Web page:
Heinlein’s work typically falls into two age groups: his early fiction is targeted for space-hungry boys and his later work is written for a mature (decidedly male) audience. “Time for the Stars” falls into the first category. The “gee whiz” optimism for space travel will grate on anyone older than 12, but I couldn’t dismiss this book as readily as others he wrote for this age group. Hijacking Einstein’s theory that a person travelling at the speed of light will not age at the same rate of speed ...more
Neil Fein
It seems odd I haven't read this one until now. I started this because I needed a book to take on tour, and didn't feel like carrying the heavy hardback I'm in the middle of reading.

The Long Range Foundation funds unlikely ventures, one of which is space travel to distant stars. One issue with this is communication with ships light-years away, and they scramble a project to find telepairs - mostly identical twins - after the discovery that telepathy is instantaneous breaks quietly.

Tom and Pat ar
Je connais assez peu l'écriture de Robert A. Heinlein. Je me rappelle ne pas avoir réussi à lire "Stranger in a Strange Land".

« L'Âge des étoiles » m'a semblé plus intéressant. En bref, le récit présente l'impact de télépathes - surtout des jumeaux - sur les voyages interstellaires. L'idée de base du roman est intéressante : on prend des couples de jumeaux télépathes, on envoie la moitié des jumeaux dans l'espace et on garde l'autre moitié sur terre. La moitié qui voyage communique les informati
Glenn Schmelzle
Plot summary:
Young twins Tom & Pat are called by an institute called the Long Range Foundation (LRF). Testing reveals that, like many twins, they are telepathic and are ths perfect candidates for the space program. One goes on board the ship, communicating their discoveries back to the one on earth in real-time.

When they get to the Tau Ceti system, which had a placid Earth-type planet on it they called Constance. They then went to Beta Hydri, where many dies from a plague. Then they went t
David Ivester

I have read Time for the Stars probably six times since I was twelve years old. This time I have read it more carefully than I have ever read it before, with a new eye for meanings missed in past readings, and I think I have seen more than I have seen before.

The book is Heinlein’s Time for the Stars, a story in which Einstein’s twin paradox plays a role as a major plot point. One issue that immediately presented itself which I of course recognized but never appreciated to a great dep
Tory Anderson
My books of choice as a young reader and then a teen reader were science fiction. I'm not talking fantasy here. I'm not talking science fiction/fantasy mix. I am talking about good old pure science fiction where it was all about the science, or should I say the "possible" science. The characters were never very complex and the plots never very deep. But the imagination toward the future burned as bright as the sun. I would go out at night and stare up into the sky and almost bring myself to tear ...more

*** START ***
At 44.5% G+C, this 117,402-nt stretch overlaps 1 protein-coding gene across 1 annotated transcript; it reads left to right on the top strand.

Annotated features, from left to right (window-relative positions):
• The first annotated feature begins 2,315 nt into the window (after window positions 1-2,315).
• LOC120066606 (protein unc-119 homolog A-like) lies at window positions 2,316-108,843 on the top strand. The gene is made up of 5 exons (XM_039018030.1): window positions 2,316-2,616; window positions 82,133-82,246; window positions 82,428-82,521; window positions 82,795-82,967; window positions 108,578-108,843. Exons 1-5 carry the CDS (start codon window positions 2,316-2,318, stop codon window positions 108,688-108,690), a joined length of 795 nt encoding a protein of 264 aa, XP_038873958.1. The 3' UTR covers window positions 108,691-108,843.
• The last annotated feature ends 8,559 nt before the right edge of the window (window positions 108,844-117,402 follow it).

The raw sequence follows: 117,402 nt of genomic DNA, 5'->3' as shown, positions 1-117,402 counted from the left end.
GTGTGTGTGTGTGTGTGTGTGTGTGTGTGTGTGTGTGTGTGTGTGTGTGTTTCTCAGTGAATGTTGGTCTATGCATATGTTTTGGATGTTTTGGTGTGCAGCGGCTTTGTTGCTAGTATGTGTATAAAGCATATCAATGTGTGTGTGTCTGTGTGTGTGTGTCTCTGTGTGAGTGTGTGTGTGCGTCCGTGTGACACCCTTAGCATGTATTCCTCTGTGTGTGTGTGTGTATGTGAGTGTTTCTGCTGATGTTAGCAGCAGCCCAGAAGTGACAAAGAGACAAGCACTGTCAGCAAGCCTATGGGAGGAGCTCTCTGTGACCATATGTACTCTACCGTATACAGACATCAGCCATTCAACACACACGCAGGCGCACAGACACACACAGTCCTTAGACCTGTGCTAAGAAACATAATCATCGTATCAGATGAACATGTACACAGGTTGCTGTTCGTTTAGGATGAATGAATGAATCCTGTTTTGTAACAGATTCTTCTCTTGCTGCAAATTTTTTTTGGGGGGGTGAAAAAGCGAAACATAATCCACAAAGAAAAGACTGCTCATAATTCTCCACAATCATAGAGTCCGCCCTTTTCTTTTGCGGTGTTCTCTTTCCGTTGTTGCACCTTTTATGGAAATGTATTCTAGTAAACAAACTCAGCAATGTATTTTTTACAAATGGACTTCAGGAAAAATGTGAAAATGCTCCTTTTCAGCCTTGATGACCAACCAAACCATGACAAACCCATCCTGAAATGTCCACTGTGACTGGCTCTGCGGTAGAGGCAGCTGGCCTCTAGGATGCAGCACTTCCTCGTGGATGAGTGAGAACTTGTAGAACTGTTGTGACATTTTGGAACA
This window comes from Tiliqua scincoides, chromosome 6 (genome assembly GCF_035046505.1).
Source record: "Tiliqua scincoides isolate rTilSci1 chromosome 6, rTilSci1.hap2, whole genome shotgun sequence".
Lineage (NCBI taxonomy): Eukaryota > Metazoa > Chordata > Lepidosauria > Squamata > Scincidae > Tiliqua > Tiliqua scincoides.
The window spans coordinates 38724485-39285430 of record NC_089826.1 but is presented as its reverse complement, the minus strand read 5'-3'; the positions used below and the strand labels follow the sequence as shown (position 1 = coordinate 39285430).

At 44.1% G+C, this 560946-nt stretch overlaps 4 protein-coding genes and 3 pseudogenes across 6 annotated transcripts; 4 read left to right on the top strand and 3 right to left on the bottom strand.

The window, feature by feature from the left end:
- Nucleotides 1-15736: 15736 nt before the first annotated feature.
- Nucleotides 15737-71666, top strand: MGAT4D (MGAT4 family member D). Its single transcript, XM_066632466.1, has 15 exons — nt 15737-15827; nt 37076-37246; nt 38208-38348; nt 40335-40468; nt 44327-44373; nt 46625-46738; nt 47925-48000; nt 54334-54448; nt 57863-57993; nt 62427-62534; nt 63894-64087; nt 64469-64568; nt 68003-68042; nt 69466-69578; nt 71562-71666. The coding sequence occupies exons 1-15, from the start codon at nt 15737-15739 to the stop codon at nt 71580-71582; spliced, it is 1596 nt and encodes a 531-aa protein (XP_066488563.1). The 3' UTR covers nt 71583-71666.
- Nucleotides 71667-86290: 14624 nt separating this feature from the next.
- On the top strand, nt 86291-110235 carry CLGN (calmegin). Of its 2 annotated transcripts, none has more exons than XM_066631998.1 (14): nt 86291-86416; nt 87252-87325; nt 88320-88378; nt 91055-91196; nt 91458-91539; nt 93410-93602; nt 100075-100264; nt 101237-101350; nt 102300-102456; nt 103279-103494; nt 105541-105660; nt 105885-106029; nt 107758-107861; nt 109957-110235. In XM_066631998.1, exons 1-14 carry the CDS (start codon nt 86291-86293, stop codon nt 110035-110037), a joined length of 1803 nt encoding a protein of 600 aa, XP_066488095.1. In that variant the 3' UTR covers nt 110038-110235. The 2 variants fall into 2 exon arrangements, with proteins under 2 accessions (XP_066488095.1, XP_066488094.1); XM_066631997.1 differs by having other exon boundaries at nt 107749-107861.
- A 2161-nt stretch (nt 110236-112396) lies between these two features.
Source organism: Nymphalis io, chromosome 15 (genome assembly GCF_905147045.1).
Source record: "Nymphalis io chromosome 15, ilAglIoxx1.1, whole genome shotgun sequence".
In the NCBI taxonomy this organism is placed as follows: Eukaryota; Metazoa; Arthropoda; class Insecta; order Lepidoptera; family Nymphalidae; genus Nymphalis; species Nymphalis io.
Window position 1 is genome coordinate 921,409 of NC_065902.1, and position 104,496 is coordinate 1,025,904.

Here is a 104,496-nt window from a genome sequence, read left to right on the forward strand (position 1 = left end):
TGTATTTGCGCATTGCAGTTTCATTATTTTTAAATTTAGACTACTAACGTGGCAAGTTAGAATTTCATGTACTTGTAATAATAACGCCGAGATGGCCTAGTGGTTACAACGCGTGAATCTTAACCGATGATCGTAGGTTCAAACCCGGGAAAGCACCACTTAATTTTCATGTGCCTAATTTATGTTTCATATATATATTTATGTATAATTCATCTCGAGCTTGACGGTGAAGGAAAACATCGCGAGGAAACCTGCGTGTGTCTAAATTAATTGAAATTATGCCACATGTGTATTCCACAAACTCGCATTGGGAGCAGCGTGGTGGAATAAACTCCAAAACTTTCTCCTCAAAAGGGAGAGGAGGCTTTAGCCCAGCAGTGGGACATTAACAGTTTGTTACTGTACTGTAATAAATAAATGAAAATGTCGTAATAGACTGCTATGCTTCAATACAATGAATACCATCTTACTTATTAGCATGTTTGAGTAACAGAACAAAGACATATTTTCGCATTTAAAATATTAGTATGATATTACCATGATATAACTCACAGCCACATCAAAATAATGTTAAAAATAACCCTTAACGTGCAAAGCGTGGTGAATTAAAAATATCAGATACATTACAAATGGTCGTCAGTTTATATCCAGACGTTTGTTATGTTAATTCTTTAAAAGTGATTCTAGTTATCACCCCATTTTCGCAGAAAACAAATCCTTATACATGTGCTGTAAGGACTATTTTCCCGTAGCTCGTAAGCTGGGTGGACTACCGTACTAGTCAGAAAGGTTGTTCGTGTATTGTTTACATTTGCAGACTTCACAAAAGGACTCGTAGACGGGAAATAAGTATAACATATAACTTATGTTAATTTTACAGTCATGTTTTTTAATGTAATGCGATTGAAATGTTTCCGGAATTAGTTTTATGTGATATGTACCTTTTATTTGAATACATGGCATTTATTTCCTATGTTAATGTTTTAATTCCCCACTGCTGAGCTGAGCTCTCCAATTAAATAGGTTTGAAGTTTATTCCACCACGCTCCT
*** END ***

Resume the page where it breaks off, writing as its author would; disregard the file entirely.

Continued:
Jun 24, 2010 Judy rated it 3 of 5 stars  ·  review of another edition
Recommends it for: sci fi fans

Earth is over-populated, families are only allowed three children and the Long Range Foundation is a non-profit with the goal of finding planets that could support human life so some of Earth's population can be exported. The Bartlett family had decided to pay the tax for having an extra child but the fourth birth produced twins. With the tax and two extra mouths to feed, money was tight.

Pat and Tom, the twins, are smart, inseparable but competitive (they share a girlfriend but she likes Pat b
Dans un futur proche, l’exploration spatiale a été privatisée et dépend désormais d’une fondation à but non lucratif, l’Institut de Recherches Prospectives. Grâce à l’énergie nucléaire, les physiciens de l’Institut sont parvenus à concevoir des vaisseaux de navigation interplanétaire, et ont permis la création de colonies fleurissantes sur différentes planètes du système solaire. Mais l’avenir de l’humanité est dans les étoiles ! Aussi un nouveau programme, encore plus innovant, vise à envoyer d ...more
Fred D
Dec 16, 2007 Fred D rated it 4 of 5 stars  ·  review of another edition
Recommends it for: Young sci-fi fans
Shelves: science-fiction
This was THE book that introduced me when I was young to the concept of Time Dilation, first discovered by Albert Einstein in his Theory of Relativity. That is, as an object accelerates to near-light speeds, time slows down in relation to other objects in the universe. Heinlein explored what the consequences of this would be for human relationships in the future when humanity starts engaging in interstellar travel. Tom & Pat were identical twins, and one stayed behind on Earth while the othe ...more
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Robert Anson Heinlein was an American novelist and science fiction writer. Often called "the dean of science fiction writers", he is one of the most popular, influential, and controversial authors of "hard science fiction".

He set a high standard for science and engineering plausibility and helped to raise the genre's standards of literary quality. He was the first SF writer to break into mainstre
More about Robert A. Heinlein...
Stranger in a Strange Land Starship Troopers The Moon Is a Harsh Mistress Time Enough for Love (The World As Myth) The Puppet Masters